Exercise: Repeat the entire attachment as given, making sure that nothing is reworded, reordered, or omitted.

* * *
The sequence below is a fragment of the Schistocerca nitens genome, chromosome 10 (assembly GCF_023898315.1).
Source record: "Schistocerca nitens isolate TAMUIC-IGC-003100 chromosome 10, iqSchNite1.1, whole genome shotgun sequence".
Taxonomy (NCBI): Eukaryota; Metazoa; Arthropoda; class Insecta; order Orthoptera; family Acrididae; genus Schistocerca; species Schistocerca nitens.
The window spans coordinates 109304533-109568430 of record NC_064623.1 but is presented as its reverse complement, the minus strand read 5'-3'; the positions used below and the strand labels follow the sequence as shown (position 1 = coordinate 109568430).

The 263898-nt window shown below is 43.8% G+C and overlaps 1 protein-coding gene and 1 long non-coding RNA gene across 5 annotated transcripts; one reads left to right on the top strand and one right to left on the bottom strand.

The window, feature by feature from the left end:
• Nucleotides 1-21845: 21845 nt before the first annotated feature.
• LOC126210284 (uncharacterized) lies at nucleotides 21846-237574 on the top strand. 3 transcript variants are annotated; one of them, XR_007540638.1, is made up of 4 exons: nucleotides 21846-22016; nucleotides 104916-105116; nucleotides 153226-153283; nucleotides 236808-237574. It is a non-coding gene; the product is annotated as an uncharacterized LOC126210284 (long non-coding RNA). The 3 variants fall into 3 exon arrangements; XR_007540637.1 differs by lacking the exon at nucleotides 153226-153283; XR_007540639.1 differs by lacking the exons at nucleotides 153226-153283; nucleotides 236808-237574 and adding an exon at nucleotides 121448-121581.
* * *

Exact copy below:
The sequence below is a fragment of the Schistocerca nitens genome, chromosome 10 (assembly GCF_023898315.1).
Source record: "Schistocerca nitens isolate TAMUIC-IGC-003100 chromosome 10, iqSchNite1.1, whole genome shotgun sequence".
Taxonomy (NCBI): Eukaryota; Metazoa; Arthropoda; class Insecta; order Orthoptera; family Acrididae; genus Schistocerca; species Schistocerca nitens.
The window spans coordinates 109304533-109568430 of record NC_064623.1 but is presented as its reverse complement, the minus strand read 5'-3'; the positions used below and the strand labels follow the sequence as shown (position 1 = coordinate 109568430).

The 263898-nt window shown below is 43.8% G+C and overlaps 1 protein-coding gene and 1 long non-coding RNA gene across 5 annotated transcripts; one reads left to right on the top strand and one right to left on the bottom strand.

The window, feature by feature from the left end:
• Nucleotides 1-21845: 21845 nt before the first annotated feature.
• LOC126210284 (uncharacterized) lies at nucleotides 21846-237574 on the top strand. 3 transcript variants are annotated; one of them, XR_007540638.1, is made up of 4 exons: nucleotides 21846-22016; nucleotides 104916-105116; nucleotides 153226-153283; nucleotides 236808-237574. It is a non-coding gene; the product is annotated as an uncharacterized LOC126210284 (long non-coding RNA). The 3 variants fall into 3 exon arrangements; XR_007540637.1 differs by lacking the exon at nucleotides 153226-153283; XR_007540639.1 differs by lacking the exons at nucleotides 153226-153283; nucleotides 236808-237574 and adding an exon at nucleotides 121448-121581.